How to De-Ice Your Windshield

windshield de-icer

It’s been quite a winter. Even here in the south, Old Man Winter has been busy dropping temperatures into single digits, blanketing the world in snow and making things generally difficult for commuters. As if hazardous road conditions weren’t enough to make one hit the snooze button a couple of dozen times, there is an unpleasant chore ahead before a morning commute can even be attempted: de-icing the windshield.

When a layer of ice has formed on the windshield, it is tempting to spend as little time as possible in the cold by scraping a portal of visibility large enough to see through and hitting the road. Not only does this make for a stressful commute, but when coupled with sketchy road conditions it’s downright unsafe. Thoroughly de-icing the windshield may not be the most pleasant start to an already difficult morning, but it is essential for safe driving in inclement weather. Fortunately, there things we can do to minimize the inconvenience of this winter weather task.

Prevent an Icy Windshield

An ounce of prevention goes a long way toward keeping the windshield clear of ice. When precipitation is in the forecast during cold weather, covering the windshield with a tarp or sheet is effective, but can be unwieldy, especially when inches of snow are expected. Commercial sprays are available for preventing ice from attaching to the glass, but they can be costly. When ice is anticipated, go DIY. A combination of three parts white vinegar to one part water sprayed on the windshield and windows and wiped off will keep ice from developing, but should be employed carefully, as prolonged contact with vinegar will remove the wax from painted surfaces. Limit spray to glass only and wipe away any excess or overspray. A vinegar solution is sometimes suggested for removing ice, but it is far more effective as a preventative measure when ice is anticipated.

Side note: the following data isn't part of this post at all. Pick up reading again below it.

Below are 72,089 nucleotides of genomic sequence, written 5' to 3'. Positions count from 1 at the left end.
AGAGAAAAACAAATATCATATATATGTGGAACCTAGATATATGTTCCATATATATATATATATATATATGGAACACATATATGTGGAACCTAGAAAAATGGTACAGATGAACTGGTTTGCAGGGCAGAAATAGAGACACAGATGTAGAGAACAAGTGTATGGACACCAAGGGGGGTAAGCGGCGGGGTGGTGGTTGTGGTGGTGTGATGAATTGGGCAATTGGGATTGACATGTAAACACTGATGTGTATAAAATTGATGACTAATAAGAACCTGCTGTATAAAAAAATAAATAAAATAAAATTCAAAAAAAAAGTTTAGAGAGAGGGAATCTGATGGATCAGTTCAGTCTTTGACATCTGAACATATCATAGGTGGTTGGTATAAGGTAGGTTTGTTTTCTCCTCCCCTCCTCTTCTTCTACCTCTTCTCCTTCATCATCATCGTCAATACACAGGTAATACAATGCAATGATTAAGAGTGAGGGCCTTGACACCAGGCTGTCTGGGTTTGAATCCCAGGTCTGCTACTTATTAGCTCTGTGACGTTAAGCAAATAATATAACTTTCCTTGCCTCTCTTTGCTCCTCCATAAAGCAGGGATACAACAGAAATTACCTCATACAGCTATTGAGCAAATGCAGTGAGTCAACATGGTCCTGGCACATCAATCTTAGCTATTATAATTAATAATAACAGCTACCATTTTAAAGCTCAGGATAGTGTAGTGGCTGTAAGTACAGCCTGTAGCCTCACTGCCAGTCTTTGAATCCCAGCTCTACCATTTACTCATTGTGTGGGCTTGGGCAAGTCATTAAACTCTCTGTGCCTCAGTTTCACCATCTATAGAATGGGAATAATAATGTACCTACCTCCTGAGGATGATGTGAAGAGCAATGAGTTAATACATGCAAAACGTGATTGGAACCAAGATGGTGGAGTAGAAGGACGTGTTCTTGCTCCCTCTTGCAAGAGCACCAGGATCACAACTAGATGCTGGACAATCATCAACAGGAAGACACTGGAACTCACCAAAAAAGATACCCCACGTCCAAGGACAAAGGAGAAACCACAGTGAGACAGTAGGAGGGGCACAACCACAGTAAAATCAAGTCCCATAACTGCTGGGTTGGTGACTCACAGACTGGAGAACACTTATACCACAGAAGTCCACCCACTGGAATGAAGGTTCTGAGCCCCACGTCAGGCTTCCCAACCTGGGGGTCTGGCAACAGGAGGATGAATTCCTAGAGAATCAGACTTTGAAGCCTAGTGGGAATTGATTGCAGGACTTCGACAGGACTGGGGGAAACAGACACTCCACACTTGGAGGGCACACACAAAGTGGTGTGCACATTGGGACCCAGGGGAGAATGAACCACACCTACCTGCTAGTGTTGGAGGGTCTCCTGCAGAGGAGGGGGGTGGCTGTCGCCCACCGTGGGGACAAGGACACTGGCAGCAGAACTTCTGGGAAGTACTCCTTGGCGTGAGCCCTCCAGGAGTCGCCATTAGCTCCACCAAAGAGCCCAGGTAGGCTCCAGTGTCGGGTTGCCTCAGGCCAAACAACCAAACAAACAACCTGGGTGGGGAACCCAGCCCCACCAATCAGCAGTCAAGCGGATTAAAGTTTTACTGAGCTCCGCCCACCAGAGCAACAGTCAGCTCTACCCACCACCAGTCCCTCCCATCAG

Remove Ice Safely

Without advance notice, dealing with ice can be a little more frustrating. Pounding on the ice to “loosen” it is a dangerous proposition and pouring hot water on a frozen windshield is a recipe for disaster, as the abrupt change in temperature is likely to crack the glass. When it comes to de-icing the windshield, the safest method for de-icing a windshield is to run the car’s defroster to warm the glass and use an ice scraper to dislodge the ice as it melts. While effective, the process is slower than one would like when standing around in arctic temperatures.

Make Your Own De-Icer

Safe and effective is the way to go, but that doesn’t mean it has to be slow. By all means, run that defroster and keep the scraper on hand, but a simple formula for speeding up the melting process can be found using household ingredients.

To make your own de-icer, combine one two parts 70% isopropyl alcohol with one part water and add a few drops of dish soap. This simple cocktail sprayed on an icy windshield will quickly loosen the ice, making it easy to remove using an ice scraper (or even windshield wipers, if you’re willing to wait a little longer). Store it in a spray bottle tucked away in the trunk to make sure its on hand to make winter de-icing a snap when it’s time to hit the road. Be safe! Maybe you’ll luck out and get a snow day.If these tricks aren’t enough to dig you out of Snowmageddon, try this cool tool road-tested by DIY Network host Chris Grundy.

3 Responses

  1. Jessi says:

    Does the alcohol in the last solution keep it from freezing in the cold trunk of a car?

    • Mick Telkamp says:

      Hi Jessi – Yes, the alcohol will keep this from freezing. You can even put a 50/50 mix in your wiper fluid reservoir to help deal with ice on the go.

  2. Keri_HGTV says:

    Thanks, Mick. This is exactly what I needed! My car heater doesn't work, and I've been spending half the morning scraping (and freezing!). I'll definitely be giving the homemade de-icer a try next time my windshield is icy.


About Mick Telkamp 


A former Midwesterner living in North Carolina, I write about my adventures in backyard chicken-keeping and suburban homesteading over at HGTVGardens, and my exploits in the culture of Southern cooking ...

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